1-3 of 3 Results  for:

  • Construction Engineer x
  • Science and Technology x
Clear all

Article

Charles E. Wynes

Alexander, Archie Alphonso (14 May 1888–04 January 1958), engineer was born in Ottumwa Iowa the son of Price Alexander a janitor and coachman and Mary Hamilton The Alexanders were members of a tiny African American minority both in the town of Archie s birth and in Des Moines Iowa where they moved when he was eleven years old In Ottumwa the Alexanders lived in the section of town inhabited by the poor both black and white in Des Moines they lived on a small farm on the outskirts of town Since Iowa s public schools were not segregated young Alexander attended school with whites graduating from Des Moines s Oak Park High School in 1905 Then uncommon for the son of a janitor whether black or white he went on to further study By working hard at part time jobs and with some help from his parents ...

Article

Charles E. Wynes

engineer, was born in Ottumwa, Iowa, the son of Price Alexander, a janitor and coachman, and Mary Hamilton. The Alexanders were members of a tiny African American minority both in the town of Archie's birth and in Des Moines, Iowa, where they moved when he was eleven years old. In Ottumwa the Alexanders lived in the section of town inhabited by the poor, both black and white. In Des Moines they lived on a small farm on the outskirts of town. Since Iowa's public schools were not segregated, Alexander attended school with whites, and he graduated from Des Moines's Oak Park High School in 1905 Then uncommon for the son of a janitor whether black or white he went on to further study By working hard at part time jobs and with some help from his parents Alexander attended Highland Park College and the Cummins Art ...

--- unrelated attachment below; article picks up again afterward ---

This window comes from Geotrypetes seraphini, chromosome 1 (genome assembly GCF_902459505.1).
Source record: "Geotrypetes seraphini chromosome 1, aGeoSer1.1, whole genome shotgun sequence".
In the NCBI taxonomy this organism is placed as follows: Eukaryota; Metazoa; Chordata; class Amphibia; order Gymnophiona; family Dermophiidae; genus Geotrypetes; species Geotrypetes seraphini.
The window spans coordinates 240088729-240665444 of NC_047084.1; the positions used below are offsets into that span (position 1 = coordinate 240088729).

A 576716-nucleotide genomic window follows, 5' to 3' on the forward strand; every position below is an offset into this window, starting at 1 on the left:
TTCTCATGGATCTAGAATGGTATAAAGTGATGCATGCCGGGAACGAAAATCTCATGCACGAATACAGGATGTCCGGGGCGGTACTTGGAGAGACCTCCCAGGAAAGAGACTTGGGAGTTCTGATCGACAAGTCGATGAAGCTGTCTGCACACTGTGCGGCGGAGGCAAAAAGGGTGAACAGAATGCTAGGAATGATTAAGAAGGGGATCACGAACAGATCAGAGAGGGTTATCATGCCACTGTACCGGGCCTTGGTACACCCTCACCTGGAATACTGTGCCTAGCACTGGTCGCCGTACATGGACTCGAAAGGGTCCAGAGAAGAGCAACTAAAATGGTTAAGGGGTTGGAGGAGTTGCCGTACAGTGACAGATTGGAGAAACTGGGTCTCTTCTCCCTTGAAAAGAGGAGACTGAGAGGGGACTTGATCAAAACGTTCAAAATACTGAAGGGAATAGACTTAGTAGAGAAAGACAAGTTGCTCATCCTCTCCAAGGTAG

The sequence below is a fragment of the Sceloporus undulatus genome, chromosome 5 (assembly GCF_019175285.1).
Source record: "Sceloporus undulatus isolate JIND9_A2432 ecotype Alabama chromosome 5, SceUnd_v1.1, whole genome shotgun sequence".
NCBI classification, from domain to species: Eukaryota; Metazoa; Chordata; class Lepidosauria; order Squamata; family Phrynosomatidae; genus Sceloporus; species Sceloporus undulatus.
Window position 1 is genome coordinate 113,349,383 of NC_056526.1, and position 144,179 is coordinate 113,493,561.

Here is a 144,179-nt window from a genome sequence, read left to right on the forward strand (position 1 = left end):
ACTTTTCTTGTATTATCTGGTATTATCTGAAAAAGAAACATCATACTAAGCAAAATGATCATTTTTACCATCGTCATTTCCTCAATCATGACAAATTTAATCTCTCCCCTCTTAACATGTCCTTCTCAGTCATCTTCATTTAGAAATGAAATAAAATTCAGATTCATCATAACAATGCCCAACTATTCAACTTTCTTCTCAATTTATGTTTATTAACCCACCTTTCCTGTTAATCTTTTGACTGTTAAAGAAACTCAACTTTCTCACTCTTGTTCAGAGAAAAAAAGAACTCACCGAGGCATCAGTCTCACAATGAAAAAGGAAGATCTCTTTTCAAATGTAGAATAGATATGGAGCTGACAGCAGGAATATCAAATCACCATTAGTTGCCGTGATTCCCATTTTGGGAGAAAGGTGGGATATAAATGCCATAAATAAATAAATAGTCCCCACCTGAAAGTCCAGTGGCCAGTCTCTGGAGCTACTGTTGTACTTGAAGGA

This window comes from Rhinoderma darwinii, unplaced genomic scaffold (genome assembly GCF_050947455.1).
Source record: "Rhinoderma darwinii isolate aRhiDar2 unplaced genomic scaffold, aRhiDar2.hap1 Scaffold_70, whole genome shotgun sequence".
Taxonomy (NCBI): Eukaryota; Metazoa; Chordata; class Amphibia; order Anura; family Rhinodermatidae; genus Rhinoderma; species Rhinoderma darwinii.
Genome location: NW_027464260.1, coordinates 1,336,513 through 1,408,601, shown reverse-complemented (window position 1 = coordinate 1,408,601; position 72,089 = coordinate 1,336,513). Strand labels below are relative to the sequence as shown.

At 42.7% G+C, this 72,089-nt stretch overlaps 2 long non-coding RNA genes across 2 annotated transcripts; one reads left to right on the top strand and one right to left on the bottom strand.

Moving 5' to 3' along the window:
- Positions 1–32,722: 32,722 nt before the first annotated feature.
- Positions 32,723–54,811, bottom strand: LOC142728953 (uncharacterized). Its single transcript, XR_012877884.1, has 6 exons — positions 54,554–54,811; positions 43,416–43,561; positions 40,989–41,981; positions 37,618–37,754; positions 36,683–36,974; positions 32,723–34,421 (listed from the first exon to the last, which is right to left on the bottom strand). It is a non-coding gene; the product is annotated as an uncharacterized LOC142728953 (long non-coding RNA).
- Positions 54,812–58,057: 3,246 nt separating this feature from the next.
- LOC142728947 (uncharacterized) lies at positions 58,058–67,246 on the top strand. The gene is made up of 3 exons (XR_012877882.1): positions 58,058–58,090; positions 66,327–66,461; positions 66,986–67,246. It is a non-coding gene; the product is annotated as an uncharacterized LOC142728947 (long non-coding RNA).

Article

Richard A. Bradshaw and Juan Fandos-Rius

construction engineer in the Central African Republic (CAR), was born 17 December 1931 in Boali, a town north of Bangui known for its waterfalls and hydoelectric plants, in what is now the CAR’s Ombella Mpoko prefecture. His mother was a Banda from central Ubangi-Shari, and his father was a Gbanu, an ethnic group classified with the Gbaya-speaking peoples who constitute about one-half of the population of the CAR. Béfio is a common Gbaya name, but Béfio’s father died when he was very young and so he was raised for the most part by Banda members of his family.

After attending primary school in Boali from 1939 to 1943 and in Bangui from 1943 to 1946 and secondary school in Bangui in 1946, Dallot-Béfio became the first Central African student granted a scholarship to study in France, where he attended the Lycée de garçons in Nice from 1947 to 1952 ...